By investing in Passive RFID tag technology, manufacturers can reduce waste and optimize workflow by gaining real-time insight into each stage of production. In today's competitive market, companies looking to tighten their margins and lower their carbon footprints will find this type of system appealing because of its substantial savings.

Information on management in greater depth

Businesses can efficiently track and monitor their products throughout their entire lifecycles with RFID technology.Using passive RFID tags, companies can capture real-time data, giving them a comprehensive view of their assets and products.

With this immense power, businesses can make informed decisions regarding operational planning and boost efficiency.RFID offers 360-degree visibility into how products move from point A to point B while reducing costs and overhead.

Payback time is rapid

Due to their ability to facilitate efficient operations, passive RFID tags are becoming increasingly popular as a cost-effective technology. The benefits of passive RFID tags range from inventory tracking and data gathering to tamper-proof authentication, resulting in substantial savings and revenue growth.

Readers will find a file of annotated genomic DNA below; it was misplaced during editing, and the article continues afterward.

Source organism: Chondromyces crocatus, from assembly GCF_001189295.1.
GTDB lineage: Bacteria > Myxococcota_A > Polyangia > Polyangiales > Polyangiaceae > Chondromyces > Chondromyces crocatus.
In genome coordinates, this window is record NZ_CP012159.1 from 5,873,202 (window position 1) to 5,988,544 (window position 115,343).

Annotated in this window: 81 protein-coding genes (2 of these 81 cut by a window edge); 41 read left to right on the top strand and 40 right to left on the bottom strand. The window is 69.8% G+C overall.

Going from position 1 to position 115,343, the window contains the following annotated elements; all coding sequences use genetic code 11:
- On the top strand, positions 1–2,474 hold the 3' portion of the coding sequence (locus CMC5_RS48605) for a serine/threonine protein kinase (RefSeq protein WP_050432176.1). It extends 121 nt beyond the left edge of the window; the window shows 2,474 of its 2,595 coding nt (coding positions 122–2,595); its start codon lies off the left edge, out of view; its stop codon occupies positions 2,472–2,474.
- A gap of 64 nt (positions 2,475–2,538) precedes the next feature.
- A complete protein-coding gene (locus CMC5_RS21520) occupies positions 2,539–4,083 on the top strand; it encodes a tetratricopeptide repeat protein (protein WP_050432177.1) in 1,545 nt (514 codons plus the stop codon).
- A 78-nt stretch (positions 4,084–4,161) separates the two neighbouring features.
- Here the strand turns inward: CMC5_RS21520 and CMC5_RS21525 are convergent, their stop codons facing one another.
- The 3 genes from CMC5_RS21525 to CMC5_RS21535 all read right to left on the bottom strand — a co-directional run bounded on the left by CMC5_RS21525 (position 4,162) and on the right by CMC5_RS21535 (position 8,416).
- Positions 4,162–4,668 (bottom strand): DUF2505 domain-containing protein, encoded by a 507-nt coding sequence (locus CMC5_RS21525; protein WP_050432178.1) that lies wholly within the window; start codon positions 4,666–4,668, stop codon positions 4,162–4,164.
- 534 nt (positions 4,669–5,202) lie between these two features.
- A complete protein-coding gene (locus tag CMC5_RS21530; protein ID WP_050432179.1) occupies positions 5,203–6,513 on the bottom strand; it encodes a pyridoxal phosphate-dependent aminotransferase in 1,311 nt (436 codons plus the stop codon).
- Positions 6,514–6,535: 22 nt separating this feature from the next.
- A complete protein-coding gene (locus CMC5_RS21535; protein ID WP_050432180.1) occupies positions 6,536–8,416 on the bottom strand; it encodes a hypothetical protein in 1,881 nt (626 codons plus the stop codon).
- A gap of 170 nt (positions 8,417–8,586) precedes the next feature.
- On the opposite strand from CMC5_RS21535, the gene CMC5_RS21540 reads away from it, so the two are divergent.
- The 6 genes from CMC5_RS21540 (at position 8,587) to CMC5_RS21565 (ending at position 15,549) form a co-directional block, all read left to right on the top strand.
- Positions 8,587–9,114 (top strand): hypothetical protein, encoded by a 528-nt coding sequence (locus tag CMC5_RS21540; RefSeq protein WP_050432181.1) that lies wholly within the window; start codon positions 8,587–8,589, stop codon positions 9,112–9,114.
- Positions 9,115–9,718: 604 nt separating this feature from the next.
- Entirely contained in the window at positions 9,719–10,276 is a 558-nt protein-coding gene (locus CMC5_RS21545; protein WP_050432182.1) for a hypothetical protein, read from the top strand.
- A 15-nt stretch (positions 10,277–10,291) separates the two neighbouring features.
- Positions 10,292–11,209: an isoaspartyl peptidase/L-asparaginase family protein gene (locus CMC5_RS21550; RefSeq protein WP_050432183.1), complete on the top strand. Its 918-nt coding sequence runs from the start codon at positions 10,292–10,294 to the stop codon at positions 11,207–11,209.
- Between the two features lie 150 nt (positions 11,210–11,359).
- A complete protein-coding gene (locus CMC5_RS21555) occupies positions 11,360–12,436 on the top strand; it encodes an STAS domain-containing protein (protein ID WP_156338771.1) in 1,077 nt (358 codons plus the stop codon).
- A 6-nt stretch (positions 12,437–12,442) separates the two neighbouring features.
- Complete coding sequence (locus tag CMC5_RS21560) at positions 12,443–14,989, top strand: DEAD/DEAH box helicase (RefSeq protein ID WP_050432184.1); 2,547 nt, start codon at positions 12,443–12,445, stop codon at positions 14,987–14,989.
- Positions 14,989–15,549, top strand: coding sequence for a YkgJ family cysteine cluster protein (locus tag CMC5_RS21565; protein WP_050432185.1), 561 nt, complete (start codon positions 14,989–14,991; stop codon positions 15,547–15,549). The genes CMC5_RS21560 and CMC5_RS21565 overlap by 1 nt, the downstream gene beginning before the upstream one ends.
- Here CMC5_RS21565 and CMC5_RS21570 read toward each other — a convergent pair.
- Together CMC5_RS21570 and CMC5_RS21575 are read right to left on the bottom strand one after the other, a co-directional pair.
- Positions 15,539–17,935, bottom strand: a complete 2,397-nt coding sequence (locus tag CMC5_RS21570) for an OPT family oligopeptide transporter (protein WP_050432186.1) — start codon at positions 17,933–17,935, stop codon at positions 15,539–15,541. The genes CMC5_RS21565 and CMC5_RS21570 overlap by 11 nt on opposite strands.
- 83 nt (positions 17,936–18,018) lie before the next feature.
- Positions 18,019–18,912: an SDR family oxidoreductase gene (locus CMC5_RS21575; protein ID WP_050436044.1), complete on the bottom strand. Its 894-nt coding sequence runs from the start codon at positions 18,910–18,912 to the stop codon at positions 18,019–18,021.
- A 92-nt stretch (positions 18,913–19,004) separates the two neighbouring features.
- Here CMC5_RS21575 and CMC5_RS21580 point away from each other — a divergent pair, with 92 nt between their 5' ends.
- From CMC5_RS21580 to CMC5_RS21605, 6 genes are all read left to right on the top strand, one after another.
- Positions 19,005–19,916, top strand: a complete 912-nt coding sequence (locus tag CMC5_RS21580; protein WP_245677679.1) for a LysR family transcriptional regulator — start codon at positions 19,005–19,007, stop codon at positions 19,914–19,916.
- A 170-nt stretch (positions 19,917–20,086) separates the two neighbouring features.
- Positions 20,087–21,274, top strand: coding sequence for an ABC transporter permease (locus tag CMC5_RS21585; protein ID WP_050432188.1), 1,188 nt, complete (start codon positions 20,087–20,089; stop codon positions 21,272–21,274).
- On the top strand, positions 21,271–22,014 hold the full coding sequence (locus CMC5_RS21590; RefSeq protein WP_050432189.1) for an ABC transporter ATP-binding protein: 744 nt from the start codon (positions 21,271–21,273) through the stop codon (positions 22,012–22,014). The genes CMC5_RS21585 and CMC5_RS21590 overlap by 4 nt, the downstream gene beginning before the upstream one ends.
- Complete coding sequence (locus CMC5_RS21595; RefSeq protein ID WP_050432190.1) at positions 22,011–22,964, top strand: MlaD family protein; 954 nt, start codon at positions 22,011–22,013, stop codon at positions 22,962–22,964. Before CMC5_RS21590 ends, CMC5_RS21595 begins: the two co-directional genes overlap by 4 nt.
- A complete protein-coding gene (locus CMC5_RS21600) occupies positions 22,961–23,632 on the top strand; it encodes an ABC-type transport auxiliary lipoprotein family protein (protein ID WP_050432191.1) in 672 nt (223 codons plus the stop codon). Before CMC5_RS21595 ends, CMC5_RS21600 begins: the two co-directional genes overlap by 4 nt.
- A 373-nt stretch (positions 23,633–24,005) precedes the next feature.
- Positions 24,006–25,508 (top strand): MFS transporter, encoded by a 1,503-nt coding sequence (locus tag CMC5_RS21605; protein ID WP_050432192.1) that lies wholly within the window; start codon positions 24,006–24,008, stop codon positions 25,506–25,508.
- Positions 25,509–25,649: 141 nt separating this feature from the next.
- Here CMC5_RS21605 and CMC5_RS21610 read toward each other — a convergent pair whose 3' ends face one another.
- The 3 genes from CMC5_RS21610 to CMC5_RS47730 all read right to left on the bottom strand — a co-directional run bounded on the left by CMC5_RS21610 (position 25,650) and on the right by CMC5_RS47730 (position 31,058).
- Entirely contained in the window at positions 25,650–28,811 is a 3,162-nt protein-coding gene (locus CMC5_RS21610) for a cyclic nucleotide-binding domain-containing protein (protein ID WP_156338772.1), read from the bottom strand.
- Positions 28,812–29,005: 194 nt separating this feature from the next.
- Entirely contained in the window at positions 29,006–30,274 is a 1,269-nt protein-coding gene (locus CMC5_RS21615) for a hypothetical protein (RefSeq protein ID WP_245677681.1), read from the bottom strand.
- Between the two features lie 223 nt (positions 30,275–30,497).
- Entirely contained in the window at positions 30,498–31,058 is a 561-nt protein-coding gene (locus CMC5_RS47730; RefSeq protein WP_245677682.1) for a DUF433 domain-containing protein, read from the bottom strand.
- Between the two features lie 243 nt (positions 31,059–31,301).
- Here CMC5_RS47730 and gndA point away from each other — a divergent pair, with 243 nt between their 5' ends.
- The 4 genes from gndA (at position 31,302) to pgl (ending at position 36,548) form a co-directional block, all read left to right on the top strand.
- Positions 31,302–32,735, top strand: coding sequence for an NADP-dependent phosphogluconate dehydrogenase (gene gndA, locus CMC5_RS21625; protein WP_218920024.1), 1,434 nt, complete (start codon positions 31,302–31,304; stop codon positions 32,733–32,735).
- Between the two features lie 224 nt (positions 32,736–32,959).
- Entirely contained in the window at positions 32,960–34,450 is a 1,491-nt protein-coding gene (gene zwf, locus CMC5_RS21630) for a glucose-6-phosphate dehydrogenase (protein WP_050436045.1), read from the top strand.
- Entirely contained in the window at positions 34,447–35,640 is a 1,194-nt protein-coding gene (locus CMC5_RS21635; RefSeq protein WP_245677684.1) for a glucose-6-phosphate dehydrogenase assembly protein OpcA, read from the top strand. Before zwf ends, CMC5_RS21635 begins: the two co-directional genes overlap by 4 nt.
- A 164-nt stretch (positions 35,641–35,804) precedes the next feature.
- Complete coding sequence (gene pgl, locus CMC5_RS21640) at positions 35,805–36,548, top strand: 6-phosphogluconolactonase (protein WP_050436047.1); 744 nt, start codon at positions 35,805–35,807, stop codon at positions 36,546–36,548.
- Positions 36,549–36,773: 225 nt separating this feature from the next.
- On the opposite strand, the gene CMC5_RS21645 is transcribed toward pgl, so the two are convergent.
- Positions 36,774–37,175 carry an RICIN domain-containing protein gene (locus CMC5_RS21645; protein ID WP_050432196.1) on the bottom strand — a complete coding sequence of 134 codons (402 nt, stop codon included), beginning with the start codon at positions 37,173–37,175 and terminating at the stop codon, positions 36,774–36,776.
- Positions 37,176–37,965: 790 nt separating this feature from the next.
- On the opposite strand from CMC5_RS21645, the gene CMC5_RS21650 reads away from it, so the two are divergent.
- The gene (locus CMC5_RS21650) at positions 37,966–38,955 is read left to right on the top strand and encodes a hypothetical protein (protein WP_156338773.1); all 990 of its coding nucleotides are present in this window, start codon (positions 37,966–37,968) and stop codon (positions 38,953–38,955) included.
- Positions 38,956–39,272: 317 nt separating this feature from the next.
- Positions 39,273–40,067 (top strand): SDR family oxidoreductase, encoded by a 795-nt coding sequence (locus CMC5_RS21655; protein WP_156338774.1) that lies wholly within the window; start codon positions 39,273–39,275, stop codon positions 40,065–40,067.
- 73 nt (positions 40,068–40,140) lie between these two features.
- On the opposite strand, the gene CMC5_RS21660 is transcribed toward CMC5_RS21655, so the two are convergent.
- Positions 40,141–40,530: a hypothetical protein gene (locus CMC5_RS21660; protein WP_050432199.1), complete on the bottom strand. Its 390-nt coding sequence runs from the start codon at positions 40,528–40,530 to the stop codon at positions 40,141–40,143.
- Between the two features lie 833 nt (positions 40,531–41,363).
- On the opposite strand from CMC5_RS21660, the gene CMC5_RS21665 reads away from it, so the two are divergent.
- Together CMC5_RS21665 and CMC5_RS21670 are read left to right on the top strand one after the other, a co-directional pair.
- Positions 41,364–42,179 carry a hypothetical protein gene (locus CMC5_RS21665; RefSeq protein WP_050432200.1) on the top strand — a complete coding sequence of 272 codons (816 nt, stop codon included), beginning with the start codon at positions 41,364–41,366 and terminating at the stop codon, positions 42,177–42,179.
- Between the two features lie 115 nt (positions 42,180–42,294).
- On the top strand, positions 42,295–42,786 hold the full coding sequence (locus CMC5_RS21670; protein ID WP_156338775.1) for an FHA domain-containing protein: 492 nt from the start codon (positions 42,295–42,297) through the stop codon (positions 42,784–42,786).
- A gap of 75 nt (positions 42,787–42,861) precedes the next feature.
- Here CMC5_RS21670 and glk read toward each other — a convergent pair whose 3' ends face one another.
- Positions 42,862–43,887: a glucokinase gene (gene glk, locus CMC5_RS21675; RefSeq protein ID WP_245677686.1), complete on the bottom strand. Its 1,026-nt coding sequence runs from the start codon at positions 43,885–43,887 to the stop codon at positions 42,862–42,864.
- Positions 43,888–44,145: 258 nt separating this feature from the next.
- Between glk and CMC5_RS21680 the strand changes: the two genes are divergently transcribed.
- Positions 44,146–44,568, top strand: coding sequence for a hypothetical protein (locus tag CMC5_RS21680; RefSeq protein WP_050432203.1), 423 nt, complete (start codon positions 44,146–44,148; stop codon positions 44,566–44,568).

Passive RFID investments can yield real returns in terms of improved operational performance and customer experiences right away, making it a practical solution.

Processes that are shorter

RFID passive tags are incredibly powerful tools for managing inventory workflows. It is possible to reduce the time from order to delivery significantly by integrating this technology with other manufacturing or supply chain systems, such as automated pallet handling and stock picking.

RFID passive tags provide real-time visibility and data exchange between the physical and digital worlds, enabling companies and manufacturers to better control their timeframes and processes. By utilizing RFID technologies, organizations can maintain a competitive edge while increasing efficiency and optimizing operations in today's highly competitive markets.

By using passive RFID tags, businesses are now able to track valuable items or assets quickly and easily. These advanced tracking technologies provide greater convenience, security, and cost-effectiveness, as demonstrated in this blog post.